19 And it came to pass that they were angry with me again, and sought to lay hands upon me; but behold, one of the daughters of Ishmael, yea, and also her mother, and one of the sons of Ishmael, did plead with my brethren, insomuch that they did soften their hearts; and they did cease striving to take away my life.


The actual events diverge from the literary parallel at this point. Nephi prays for strength and breaks his bonds. Although Nephi attributed his deliverance to Yahweh, Nephi has already told us that he was large and strong for his age. Therefore, it is unlikely that Laman and Lemuel mention the hand of God in Nephi’s breaking of the bonds.

After Nephi is free, he “spake unto them again.” Nephi doesn’t tell us what he said, but whatever it was, Laman and Lemuel didn’t take it well, and were probably even angrier. They take him again, but some of Ishmael’s family members spoke up for him. We are told that it was a daughter and wife of Ishmael, as well as one of the sons. Nephi doesn’t record which daughter it was, but it is unlikely to have been one of the two betrothed to Laman and Lemuel. They had already sided with Laman and Lemuel and doubtless would continue to do so.

Hugh Nibley sees importance in having the women plead for Nephi. He suggests that it was an Arab tradition that a man should respect the pleading of a mother or daughter. If they were that angry, it might have required a socially acceptable reason to deescalate. Otherwise, their pride might have required that they follow through with their threats.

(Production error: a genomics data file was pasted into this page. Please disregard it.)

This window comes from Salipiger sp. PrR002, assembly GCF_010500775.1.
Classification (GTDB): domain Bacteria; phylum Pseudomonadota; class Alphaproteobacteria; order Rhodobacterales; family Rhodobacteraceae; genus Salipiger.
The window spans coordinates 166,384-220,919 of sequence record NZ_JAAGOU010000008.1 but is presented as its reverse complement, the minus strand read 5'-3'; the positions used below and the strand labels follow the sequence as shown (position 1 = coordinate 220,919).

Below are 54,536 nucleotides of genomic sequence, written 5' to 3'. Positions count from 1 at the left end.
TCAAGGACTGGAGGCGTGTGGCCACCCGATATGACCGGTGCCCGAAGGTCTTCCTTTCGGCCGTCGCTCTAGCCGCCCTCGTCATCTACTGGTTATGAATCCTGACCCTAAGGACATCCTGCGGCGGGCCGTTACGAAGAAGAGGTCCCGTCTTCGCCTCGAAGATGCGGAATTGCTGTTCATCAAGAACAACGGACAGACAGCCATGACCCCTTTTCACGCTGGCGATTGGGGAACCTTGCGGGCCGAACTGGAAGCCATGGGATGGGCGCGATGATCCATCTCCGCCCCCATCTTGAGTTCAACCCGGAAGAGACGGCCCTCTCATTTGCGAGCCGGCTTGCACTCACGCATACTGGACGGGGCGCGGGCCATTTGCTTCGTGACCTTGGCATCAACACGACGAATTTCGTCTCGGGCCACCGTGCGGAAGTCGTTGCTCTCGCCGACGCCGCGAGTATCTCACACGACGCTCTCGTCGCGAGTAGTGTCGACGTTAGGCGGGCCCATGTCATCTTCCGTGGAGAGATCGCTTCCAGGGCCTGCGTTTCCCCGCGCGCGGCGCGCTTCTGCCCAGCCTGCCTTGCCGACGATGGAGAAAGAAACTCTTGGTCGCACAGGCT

1 Nephi 7:20–22

20 And it came to pass that they were sorrowful, because of their wickedness, insomuch that they did bow down before me, and did plead with me that I would forgive them of the thing that they had done against me.

21 And it came to pass that I did frankly forgive them all that they had done, and I did exhort them that they would pray unto the Lord their God for forgiveness. And it came to pass that they did so. And after they had done praying unto the Lord we did again travel on our journey towards the tent of our father.

22 And it came to pass that we did come down unto the tent of our father. And after I and my brethren and all the house of Ishmael had come down unto the tent of my father, they did give thanks unto the Lord their God; and they did offer sacrifice and burnt offerings unto him.


After Ishmael’s wife, and a daughter, and a son, had plead for Nephi, Laman and Lemuel desisted. At least for a time, they are repentant. They ask, and receive, Nephi’s forgiveness. Nephi continues to assert his divine mandate, and therefore suggests that they should also seek Yahweh’s forgiveness.

Nephi wrote this story to provide further evidence of his changing position within the family. Once it is over, he wraps it up quickly. We do not get the same description of repentant Laman and Lemuel as we do the rebellious Laman and Lemuel. That isn’t the reason for writing.

At the end of verse 21, Nephi signals that he has finished with this substory because they “did again travel on our journey towards the tent of our father.” When they arrive, “they did give thanks unto the Lord their God; and they did offer sacrifice and burnt offerings unto him.”

As with the previous occasion, it is easily understandable that they make a thanks offering. The burnt offering was the more serious, and probably occasioned by the temporarily murderous intent of Laman and Lemuel.

Scripture Reference

1 Nephi 7:1-22